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The Hardest Thing I have Ever Done

It is quiet.  The air is still. I hear a soft pounding in my chest and my feet on the asphalt.  My heart reminds me of the task at hand: kee...

Tuesday, June 10, 2014

Courage and Honesty

Monday after the Newport Marathon weekend, I had my last appointment with my neurologist, Dr. Lippincott.  I bought him a copy of Wild, From Lost to Found On the Pacific Crest Trail, by Cheryl Strayed.  I wanted to send him off into retirement with some light reading (har har).

What is it about this book that speaks to me?  I have bought it for so many people now.  I tell everyone I can that they should read it.  Maybe it is her actual journey, her struggle.  Maybe it is the transformation that takes place over this very measured and deliberate period of time.  Maybe it is just a book about a lady that finds a need to go out and do something unexpected and she actually does it.  Regardless, I'm glad Strayed found the honesty and courage to write it.  I'm even more glad that she had the courage and insanity to have her trek out there in California and Oregon.

Running a marathon with an unknown variable like MS is like that, in a way.  Courage and insanity to actually do.  Courage and honesty to tell the tale.  I take no pride in what I recounted to you in my struggles in the Newport Marathon, and yet, I told you.

So, book in hand, I went to bid farewell to my favorite neurologist, the second brain doc I have witnessed retired since my diagnosis.  I was so sick when I first started seeing him; the interferon slowly rotting my skin where it went in, and squeezing me senseless with each day I stayed on it.  I commend people who have stayed with their medication for many, many years.  Dr. L took me off of injections and gave me the opportunity to try something else.  My body responded by running and I have been running ever since.  My diet has slowly changed to fit my activities and my spirit has been smoothed by the rough roads and bumpy trails I have skimmed along in so many different shoes I have now lost count.  Dr. L gave me a chance to at this thing I have loved.  Running.  And there I was, offering him in return a send-off gift of courage and insanity; of courage and honesty.

What I wanted in return was honesty from him.  What I was afraid of most of all was that he would say--of my Newport experience and running in general--that I was using up all of the good mobility that I had left, spending it like a drunken sailor in port for one night, only to regret and need it a little while later.  My Newport experience had erased the phone call from his assistant the week earlier saying "no new lesions on your scan."  Instead, I interpreted that as a different form of disease progression.  What he said instead was this (and he says this just about every time now):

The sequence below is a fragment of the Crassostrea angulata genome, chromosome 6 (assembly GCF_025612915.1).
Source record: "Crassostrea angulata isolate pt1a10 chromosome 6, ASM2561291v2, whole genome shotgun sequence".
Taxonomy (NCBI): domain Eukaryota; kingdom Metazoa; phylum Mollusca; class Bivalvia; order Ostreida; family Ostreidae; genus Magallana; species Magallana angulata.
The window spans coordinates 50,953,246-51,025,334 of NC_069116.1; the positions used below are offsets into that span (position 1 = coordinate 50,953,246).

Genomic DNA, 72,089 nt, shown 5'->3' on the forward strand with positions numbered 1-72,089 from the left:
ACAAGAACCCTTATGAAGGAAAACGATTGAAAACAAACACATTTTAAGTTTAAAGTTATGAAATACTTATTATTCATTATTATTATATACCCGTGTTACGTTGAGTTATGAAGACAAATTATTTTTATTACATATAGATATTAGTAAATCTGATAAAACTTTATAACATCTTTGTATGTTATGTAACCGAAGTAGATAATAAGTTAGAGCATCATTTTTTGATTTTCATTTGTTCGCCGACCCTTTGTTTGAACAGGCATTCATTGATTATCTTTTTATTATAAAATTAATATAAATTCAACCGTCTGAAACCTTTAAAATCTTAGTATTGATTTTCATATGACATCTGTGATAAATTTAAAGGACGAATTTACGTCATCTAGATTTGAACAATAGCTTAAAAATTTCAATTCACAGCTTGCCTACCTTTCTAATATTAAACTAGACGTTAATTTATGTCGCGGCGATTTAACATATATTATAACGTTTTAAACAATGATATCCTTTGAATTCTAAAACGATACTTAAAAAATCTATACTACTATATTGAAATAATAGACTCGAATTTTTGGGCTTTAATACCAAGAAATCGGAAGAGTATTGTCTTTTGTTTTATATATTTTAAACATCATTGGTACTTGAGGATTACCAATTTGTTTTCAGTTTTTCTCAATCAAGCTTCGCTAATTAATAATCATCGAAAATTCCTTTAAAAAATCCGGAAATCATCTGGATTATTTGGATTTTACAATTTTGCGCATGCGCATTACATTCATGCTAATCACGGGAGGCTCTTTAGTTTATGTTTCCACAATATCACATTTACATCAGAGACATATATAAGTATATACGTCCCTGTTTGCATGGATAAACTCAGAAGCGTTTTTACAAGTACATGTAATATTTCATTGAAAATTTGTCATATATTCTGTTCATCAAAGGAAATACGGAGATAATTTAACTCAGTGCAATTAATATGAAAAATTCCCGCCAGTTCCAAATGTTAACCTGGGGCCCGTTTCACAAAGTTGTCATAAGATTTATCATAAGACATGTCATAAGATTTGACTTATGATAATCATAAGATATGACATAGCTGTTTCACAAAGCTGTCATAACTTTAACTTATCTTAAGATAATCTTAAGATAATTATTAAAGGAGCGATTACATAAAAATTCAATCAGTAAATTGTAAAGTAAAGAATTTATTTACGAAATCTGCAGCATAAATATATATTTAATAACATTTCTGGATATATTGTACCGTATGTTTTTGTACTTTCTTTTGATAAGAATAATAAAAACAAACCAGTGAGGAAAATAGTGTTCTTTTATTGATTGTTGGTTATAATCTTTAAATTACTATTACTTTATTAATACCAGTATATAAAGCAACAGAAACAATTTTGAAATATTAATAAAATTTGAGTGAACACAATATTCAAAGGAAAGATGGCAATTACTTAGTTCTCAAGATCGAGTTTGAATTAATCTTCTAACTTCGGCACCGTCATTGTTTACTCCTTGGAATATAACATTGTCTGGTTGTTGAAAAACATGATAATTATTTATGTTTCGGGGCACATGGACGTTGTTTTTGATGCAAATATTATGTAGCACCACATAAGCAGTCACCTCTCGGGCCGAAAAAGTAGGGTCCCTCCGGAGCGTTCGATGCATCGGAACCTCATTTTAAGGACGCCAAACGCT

"I think we, that is to say you and I, have paid close attention to your disease and to you.  I think this far out from stopping the meds..." here he paused and looked across the room at Dave and then back at me.  "How long have you been off the injections?"

"Four years," Dave answered for me.

"Four years," I echoed.

"Wow, that's great!" The doctor emphasized his enthusiasm for my sake, knowing that I often doubt how well I am doing and have done.  "Some in my field have even speculated there is a benign form of MS and maybe that is what we are dealing with here. Of course, how can we know? In fact, many people, even those on very strong drugs, still continue to have exacerbations, and who's to say you wouldn't had you continued.  There's is no way of knowing with MS.  But you have done exceptionally well." (Of course, I paraphrase here, but my husband says I got the gist).

He was smiling though and nodding his head in a way that I knew I would miss once he retired, confident and courageous when I did not feel it just yet.  He continued.  "You will continue to get your scans and continue to do your running and we'll see.  But I have no reason to think that you will have any sudden and serious negative effects from your disease...anytime soon, and maybe ever."

I know it's not a cure. I know he did not (could not) proclaim me well.  But I did know a little honest hope then in that moment.  And that moment was all that mattered.

Here's what else I know: I have not had any significant changes in my lesions in my brain or spine in eight years.  I have also not experienced any exacerbations since coming off of the injections four years ago.  Instead, in four years, I ran three marathons, seven half marathons (Dave and I are not sure) and countless 10ks, 5ks, and other distances, not to mention the training, the cross training, and the changes in diet and attitude.  In all that time, something has been working.  Something has told my immune system to stop attacking my brain and let me be.  Maybe it is just for right now, but I'll take it.

This is my trek.  This is my journey of self discovery and healing and it would be selfish if I didn't tell you how, or why, or even share my setbacks, as painful, embarrassing, as uninspiring as they may be to me.

Honesty.  Courage.  One more step.  This is my need to go out and do something unexpected and you are my witnesses as I actually do it.
 The Oregon Marathon
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I am now training to run The Oregon Marathon on September 13th in Mt. Angel.  Three months to go!  Please check back to see how it's going.  Better yet, sign up and run with me!  http://www.theoregonmarathon.com/

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